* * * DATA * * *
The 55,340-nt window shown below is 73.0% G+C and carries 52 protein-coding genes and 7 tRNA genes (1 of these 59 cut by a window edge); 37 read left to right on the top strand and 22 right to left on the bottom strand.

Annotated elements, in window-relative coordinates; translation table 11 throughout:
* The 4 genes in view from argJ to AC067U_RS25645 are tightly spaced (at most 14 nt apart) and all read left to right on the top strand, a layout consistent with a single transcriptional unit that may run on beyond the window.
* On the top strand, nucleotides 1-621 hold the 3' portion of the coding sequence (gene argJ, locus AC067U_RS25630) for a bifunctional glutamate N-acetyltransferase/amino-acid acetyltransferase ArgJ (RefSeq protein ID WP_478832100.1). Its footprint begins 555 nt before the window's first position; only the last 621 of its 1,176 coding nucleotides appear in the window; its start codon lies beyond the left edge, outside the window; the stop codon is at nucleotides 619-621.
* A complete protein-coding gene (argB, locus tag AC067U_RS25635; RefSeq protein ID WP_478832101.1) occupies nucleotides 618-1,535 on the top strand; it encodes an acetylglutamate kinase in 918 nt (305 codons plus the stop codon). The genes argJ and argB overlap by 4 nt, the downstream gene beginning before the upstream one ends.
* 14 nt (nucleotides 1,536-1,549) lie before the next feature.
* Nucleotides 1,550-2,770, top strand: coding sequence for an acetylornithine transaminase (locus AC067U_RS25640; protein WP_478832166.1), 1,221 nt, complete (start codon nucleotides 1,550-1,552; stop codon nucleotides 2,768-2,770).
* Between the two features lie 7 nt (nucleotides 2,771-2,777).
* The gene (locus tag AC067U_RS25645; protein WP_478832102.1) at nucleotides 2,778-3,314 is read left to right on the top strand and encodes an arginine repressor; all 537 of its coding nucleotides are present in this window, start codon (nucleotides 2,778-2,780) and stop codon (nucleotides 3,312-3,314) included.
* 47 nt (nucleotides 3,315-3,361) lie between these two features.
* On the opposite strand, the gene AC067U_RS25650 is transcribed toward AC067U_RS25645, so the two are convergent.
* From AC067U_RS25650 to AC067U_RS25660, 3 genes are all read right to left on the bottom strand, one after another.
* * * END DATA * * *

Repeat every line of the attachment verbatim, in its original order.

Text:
The 55,340-nt window shown below is 73.0% G+C and carries 52 protein-coding genes and 7 tRNA genes (1 of these 59 cut by a window edge); 37 read left to right on the top strand and 22 right to left on the bottom strand.

Annotated elements, in window-relative coordinates; translation table 11 throughout:
* The 4 genes in view from argJ to AC067U_RS25645 are tightly spaced (at most 14 nt apart) and all read left to right on the top strand, a layout consistent with a single transcriptional unit that may run on beyond the window.
* On the top strand, nucleotides 1-621 hold the 3' portion of the coding sequence (gene argJ, locus AC067U_RS25630) for a bifunctional glutamate N-acetyltransferase/amino-acid acetyltransferase ArgJ (RefSeq protein ID WP_478832100.1). Its footprint begins 555 nt before the window's first position; only the last 621 of its 1,176 coding nucleotides appear in the window; its start codon lies beyond the left edge, outside the window; the stop codon is at nucleotides 619-621.
* A complete protein-coding gene (argB, locus tag AC067U_RS25635; RefSeq protein ID WP_478832101.1) occupies nucleotides 618-1,535 on the top strand; it encodes an acetylglutamate kinase in 918 nt (305 codons plus the stop codon). The genes argJ and argB overlap by 4 nt, the downstream gene beginning before the upstream one ends.
* 14 nt (nucleotides 1,536-1,549) lie before the next feature.
* Nucleotides 1,550-2,770, top strand: coding sequence for an acetylornithine transaminase (locus AC067U_RS25640; protein WP_478832166.1), 1,221 nt, complete (start codon nucleotides 1,550-1,552; stop codon nucleotides 2,768-2,770).
* Between the two features lie 7 nt (nucleotides 2,771-2,777).
* The gene (locus tag AC067U_RS25645; protein WP_478832102.1) at nucleotides 2,778-3,314 is read left to right on the top strand and encodes an arginine repressor; all 537 of its coding nucleotides are present in this window, start codon (nucleotides 2,778-2,780) and stop codon (nucleotides 3,312-3,314) included.
* 47 nt (nucleotides 3,315-3,361) lie between these two features.
* On the opposite strand, the gene AC067U_RS25650 is transcribed toward AC067U_RS25645, so the two are convergent.
* From AC067U_RS25650 to AC067U_RS25660, 3 genes are all read right to left on the bottom strand, one after another.